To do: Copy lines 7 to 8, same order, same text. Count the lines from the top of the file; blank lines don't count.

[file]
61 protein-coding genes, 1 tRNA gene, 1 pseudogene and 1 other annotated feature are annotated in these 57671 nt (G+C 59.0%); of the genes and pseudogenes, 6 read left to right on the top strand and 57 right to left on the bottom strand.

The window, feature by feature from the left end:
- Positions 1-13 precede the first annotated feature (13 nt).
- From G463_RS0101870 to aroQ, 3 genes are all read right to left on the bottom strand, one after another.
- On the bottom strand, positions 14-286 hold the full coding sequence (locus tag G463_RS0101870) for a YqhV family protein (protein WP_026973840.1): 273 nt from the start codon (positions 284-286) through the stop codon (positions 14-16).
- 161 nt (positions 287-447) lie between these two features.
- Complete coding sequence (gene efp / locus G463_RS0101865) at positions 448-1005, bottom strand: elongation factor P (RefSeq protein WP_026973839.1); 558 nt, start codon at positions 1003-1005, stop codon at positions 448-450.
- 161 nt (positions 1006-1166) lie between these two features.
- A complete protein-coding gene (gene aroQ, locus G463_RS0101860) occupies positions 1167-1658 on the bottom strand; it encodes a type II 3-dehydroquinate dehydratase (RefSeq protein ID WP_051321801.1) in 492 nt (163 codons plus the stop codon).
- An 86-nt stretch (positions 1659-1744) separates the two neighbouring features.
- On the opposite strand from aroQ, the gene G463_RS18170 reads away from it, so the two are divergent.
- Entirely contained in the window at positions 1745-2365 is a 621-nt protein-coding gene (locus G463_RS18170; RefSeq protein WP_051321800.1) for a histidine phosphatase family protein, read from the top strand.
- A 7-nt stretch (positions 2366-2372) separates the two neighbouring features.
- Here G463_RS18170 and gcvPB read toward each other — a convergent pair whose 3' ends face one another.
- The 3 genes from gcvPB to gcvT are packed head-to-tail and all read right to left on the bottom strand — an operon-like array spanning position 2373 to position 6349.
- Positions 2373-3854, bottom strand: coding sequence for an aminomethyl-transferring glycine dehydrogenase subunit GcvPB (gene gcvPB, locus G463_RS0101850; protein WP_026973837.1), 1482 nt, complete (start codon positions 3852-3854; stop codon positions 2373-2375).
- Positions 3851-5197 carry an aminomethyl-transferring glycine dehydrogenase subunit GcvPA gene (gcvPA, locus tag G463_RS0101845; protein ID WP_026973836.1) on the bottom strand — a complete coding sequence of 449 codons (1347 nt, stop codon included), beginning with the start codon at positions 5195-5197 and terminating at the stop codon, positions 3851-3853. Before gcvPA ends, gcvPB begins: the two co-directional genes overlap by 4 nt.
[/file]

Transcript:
- Complete coding sequence (gene efp / locus G463_RS0101865) at positions 448-1005, bottom strand: elongation factor P (RefSeq protein WP_026973839.1); 558 nt, start codon at positions 1003-1005, stop codon at positions 448-450.
- 161 nt (positions 1006-1166) lie between these two features.